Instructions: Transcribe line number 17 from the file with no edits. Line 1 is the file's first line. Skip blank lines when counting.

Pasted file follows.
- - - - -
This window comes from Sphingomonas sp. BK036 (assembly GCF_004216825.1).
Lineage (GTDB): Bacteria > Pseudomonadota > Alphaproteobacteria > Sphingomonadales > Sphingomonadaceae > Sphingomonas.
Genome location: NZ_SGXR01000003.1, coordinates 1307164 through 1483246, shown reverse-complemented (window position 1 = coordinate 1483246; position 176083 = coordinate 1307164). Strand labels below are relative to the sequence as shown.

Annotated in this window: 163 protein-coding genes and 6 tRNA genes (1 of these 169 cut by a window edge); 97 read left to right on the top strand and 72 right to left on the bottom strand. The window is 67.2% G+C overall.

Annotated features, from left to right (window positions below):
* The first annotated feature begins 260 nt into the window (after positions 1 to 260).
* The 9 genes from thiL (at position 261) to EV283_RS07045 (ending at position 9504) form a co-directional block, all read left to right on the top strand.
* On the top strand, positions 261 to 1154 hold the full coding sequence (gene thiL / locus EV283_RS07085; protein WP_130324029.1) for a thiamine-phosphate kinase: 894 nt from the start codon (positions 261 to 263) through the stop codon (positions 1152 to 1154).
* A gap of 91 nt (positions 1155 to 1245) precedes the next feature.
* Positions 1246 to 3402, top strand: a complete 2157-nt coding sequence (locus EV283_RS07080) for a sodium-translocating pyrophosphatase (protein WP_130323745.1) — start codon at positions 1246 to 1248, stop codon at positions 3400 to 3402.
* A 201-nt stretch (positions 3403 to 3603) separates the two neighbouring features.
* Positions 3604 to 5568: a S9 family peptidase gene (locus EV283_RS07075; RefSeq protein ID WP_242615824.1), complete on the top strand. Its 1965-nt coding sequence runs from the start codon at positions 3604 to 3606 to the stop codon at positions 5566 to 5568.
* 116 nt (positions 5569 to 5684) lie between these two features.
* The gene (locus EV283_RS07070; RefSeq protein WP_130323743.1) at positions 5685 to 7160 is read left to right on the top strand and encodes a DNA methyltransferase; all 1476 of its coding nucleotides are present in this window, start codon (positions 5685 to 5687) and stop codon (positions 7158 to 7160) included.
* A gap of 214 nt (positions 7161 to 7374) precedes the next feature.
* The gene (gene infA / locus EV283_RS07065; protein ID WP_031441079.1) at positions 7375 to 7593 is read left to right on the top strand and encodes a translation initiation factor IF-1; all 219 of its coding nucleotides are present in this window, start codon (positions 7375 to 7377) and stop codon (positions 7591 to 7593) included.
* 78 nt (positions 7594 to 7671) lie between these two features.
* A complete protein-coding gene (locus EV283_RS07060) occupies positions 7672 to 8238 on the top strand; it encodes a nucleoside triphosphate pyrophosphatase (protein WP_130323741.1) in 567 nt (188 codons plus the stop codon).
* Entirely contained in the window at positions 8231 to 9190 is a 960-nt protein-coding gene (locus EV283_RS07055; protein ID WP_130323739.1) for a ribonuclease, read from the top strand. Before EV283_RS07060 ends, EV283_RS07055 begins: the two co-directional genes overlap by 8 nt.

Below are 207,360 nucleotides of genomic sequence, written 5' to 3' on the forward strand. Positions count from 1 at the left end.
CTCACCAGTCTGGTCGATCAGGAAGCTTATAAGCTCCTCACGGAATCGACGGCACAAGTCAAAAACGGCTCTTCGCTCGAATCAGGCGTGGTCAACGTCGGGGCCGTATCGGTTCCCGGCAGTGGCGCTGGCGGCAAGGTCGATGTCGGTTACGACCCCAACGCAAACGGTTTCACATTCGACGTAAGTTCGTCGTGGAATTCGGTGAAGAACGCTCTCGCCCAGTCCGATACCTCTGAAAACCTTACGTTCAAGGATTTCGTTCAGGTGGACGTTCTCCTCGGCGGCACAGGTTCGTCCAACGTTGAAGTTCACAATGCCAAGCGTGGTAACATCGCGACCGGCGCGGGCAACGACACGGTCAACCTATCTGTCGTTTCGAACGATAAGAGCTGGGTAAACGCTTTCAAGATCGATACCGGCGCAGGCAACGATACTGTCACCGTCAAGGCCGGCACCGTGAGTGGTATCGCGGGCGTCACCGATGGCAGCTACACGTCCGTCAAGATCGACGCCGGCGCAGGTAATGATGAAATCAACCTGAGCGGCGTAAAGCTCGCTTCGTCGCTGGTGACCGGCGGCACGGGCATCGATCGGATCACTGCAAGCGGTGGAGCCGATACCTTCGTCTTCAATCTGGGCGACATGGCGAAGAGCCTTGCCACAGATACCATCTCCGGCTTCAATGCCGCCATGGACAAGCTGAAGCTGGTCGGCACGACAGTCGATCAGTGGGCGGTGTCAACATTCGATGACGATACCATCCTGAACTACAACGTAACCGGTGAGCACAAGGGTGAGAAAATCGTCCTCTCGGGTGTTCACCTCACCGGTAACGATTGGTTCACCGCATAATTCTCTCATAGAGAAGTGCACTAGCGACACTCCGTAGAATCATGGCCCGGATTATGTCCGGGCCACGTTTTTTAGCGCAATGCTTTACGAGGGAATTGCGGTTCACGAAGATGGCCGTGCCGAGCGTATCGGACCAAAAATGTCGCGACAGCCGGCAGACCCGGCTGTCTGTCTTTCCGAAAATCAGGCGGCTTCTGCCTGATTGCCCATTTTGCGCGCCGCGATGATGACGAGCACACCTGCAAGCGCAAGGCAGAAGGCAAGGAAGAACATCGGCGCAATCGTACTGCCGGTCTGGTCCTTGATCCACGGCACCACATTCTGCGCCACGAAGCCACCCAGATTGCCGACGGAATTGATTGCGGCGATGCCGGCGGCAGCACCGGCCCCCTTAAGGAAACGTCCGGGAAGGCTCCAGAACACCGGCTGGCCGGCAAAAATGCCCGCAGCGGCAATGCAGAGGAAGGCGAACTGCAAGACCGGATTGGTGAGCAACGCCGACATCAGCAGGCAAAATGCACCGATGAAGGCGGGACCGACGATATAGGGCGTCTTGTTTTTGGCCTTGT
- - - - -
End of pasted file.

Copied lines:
* 78 nt (positions 7594 to 7671) lie between these two features.